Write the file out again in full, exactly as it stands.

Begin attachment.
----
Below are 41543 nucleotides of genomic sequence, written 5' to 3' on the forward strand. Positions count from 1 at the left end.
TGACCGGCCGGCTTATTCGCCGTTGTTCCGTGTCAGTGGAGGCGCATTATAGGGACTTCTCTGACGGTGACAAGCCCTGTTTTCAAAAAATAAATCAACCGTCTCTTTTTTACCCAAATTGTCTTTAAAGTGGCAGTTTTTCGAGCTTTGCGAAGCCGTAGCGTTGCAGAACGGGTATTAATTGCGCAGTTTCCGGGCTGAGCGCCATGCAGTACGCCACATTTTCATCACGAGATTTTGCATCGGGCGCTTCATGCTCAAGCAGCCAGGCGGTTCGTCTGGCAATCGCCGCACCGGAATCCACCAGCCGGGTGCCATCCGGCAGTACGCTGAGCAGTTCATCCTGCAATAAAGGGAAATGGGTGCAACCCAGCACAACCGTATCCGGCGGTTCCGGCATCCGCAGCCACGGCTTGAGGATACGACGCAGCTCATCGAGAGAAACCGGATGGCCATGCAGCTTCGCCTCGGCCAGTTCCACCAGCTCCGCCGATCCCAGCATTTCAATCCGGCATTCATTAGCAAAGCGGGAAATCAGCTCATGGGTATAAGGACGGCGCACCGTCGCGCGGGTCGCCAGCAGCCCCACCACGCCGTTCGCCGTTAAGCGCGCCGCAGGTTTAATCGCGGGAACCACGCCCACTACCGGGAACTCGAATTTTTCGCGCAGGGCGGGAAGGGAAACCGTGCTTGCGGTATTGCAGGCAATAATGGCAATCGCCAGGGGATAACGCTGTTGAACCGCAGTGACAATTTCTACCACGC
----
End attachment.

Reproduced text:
Below are 41543 nucleotides of genomic sequence, written 5' to 3' on the forward strand. Positions count from 1 at the left end.
TGACCGGCCGGCTTATTCGCCGTTGTTCCGTGTCAGTGGAGGCGCATTATAGGGACTTCTCTGACGGTGACAAGCCCTGTTTTCAAAAAATAAATCAACCGTCTCTTTTTTACCCAAATTGTCTTTAAAGTGGCAGTTTTTCGAGCTTTGCGAAGCCGTAGCGTTGCAGAACGGGTATTAATTGCGCAGTTTCCGGGCTGAGCGCCATGCAGTACGCCACATTTTCATCACGAGATTTTGCATCGGGCGCTTCATGCTCAAGCAGCCAGGCGGTTCGTCTGGCAATCGCCGCACCGGAATCCACCAGCCGGGTGCCATCCGGCAGTACGCTGAGCAGTTCATCCTGCAATAAAGGGAAATGGGTGCAACCCAGCACAACCGTATCCGGCGGTTCCGGCATCCGCAGCCACGGCTTGAGGATACGACGCAGCTCATCGAGAGAAACCGGATGGCCATGCAGCTTCGCCTCGGCCAGTTCCACCAGCTCCGCCGATCCCAGCATTTCAATCCGGCATTCATTAGCAAAGCGGGAAATCAGCTCATGGGTATAAGGACGGCGCACCGTCGCGCGGGTCGCCAGCAGCCCCACCACGCCGTTCGCCGTTAAGCGCGCCGCAGGTTTAATCGCGGGAACCACGCCCACTACCGGGAACTCGAATTTTTCGCGCAGGGCGGGAAGGGAAACCGTGCTTGCGGTATTGCAGGCAATAATGGCAATCGCCAGGGGATAACGCTGTTGAACCGCAGTGACAATTTCTACCACGC